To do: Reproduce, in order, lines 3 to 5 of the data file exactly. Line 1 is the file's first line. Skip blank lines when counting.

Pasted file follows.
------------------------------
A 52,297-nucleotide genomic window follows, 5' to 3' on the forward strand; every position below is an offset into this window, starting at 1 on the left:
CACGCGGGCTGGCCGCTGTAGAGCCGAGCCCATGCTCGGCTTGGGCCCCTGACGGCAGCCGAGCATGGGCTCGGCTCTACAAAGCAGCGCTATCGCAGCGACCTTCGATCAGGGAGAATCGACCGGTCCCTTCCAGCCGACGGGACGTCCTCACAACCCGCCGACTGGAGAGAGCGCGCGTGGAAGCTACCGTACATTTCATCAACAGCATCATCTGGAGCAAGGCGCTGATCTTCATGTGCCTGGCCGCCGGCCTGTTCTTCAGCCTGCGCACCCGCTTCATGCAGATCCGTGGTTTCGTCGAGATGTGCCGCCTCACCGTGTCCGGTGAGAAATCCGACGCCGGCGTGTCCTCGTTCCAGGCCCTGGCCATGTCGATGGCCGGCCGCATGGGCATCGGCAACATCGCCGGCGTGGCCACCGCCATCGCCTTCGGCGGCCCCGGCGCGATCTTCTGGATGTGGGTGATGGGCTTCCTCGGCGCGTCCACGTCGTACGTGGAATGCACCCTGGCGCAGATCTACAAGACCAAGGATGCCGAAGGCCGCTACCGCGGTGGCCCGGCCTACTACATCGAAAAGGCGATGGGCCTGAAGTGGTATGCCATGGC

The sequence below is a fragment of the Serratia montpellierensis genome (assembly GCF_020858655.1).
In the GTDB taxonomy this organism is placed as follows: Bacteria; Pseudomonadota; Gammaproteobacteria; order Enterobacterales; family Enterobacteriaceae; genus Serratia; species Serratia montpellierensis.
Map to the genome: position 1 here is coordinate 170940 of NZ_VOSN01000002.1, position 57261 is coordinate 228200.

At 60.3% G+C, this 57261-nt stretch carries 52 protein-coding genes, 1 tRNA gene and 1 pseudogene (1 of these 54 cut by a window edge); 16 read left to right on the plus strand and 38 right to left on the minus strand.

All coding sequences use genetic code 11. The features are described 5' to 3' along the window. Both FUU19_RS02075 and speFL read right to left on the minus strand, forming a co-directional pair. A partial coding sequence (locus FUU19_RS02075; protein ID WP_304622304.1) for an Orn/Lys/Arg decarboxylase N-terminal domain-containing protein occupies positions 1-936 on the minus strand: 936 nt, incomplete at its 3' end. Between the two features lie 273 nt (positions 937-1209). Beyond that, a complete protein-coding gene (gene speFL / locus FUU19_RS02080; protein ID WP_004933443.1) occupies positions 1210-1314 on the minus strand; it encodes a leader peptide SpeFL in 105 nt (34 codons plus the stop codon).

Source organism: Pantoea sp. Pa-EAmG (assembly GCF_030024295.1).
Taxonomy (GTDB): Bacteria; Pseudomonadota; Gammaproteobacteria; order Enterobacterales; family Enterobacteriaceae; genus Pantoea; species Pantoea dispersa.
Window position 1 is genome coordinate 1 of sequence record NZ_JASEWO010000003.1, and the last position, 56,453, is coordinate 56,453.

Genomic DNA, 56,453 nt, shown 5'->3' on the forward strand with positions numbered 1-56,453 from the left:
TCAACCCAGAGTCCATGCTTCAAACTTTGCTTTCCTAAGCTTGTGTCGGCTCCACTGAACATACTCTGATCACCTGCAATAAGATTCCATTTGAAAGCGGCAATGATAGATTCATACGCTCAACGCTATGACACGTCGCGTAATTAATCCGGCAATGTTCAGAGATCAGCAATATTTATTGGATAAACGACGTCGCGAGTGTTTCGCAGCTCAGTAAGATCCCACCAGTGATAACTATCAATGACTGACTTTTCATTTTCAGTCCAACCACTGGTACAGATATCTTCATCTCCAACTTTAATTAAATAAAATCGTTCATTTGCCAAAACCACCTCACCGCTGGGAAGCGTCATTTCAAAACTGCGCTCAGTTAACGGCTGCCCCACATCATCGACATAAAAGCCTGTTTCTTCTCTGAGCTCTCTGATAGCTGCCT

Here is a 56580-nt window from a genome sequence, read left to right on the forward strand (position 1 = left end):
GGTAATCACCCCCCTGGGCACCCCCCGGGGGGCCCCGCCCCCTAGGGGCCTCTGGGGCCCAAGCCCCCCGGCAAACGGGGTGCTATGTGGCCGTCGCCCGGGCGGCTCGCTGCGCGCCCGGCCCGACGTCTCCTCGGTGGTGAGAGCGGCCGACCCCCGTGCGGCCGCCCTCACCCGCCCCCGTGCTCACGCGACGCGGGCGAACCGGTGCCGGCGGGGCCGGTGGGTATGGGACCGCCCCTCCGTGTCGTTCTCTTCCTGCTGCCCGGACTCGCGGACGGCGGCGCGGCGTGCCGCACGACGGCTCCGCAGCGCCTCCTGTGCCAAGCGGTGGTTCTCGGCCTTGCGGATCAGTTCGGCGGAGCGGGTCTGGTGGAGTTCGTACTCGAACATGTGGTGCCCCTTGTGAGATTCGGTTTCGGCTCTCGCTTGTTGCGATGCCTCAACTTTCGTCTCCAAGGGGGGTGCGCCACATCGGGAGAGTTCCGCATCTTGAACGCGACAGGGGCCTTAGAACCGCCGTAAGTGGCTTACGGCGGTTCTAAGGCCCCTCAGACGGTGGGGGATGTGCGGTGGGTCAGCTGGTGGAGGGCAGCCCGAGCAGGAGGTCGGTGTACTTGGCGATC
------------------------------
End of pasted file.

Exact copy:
The sequence below is a fragment of the Serratia montpellierensis genome (assembly GCF_020858655.1).
In the GTDB taxonomy this organism is placed as follows: Bacteria; Pseudomonadota; Gammaproteobacteria; order Enterobacterales; family Enterobacteriaceae; genus Serratia; species Serratia montpellierensis.
Map to the genome: position 1 here is coordinate 170940 of NZ_VOSN01000002.1, position 57261 is coordinate 228200.